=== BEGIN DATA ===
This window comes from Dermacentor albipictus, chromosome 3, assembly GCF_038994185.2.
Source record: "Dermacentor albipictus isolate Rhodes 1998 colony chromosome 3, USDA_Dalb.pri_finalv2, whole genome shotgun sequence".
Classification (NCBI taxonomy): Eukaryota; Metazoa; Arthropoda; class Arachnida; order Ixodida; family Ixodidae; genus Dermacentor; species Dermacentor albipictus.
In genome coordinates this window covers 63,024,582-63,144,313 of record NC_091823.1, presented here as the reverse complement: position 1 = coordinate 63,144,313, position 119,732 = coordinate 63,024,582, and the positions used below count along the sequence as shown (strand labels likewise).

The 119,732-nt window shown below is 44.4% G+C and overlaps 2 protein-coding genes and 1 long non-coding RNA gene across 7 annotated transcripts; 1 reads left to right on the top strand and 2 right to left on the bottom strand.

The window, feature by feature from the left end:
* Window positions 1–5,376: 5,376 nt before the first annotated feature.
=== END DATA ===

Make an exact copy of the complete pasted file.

This window comes from Dermacentor albipictus, chromosome 3, assembly GCF_038994185.2.
Source record: "Dermacentor albipictus isolate Rhodes 1998 colony chromosome 3, USDA_Dalb.pri_finalv2, whole genome shotgun sequence".
Classification (NCBI taxonomy): Eukaryota; Metazoa; Arthropoda; class Arachnida; order Ixodida; family Ixodidae; genus Dermacentor; species Dermacentor albipictus.
In genome coordinates this window covers 63,024,582-63,144,313 of record NC_091823.1, presented here as the reverse complement: position 1 = coordinate 63,144,313, position 119,732 = coordinate 63,024,582, and the positions used below count along the sequence as shown (strand labels likewise).

The 119,732-nt window shown below is 44.4% G+C and overlaps 2 protein-coding genes and 1 long non-coding RNA gene across 7 annotated transcripts; 1 reads left to right on the top strand and 2 right to left on the bottom strand.

The window, feature by feature from the left end:
* Window positions 1–5,376: 5,376 nt before the first annotated feature.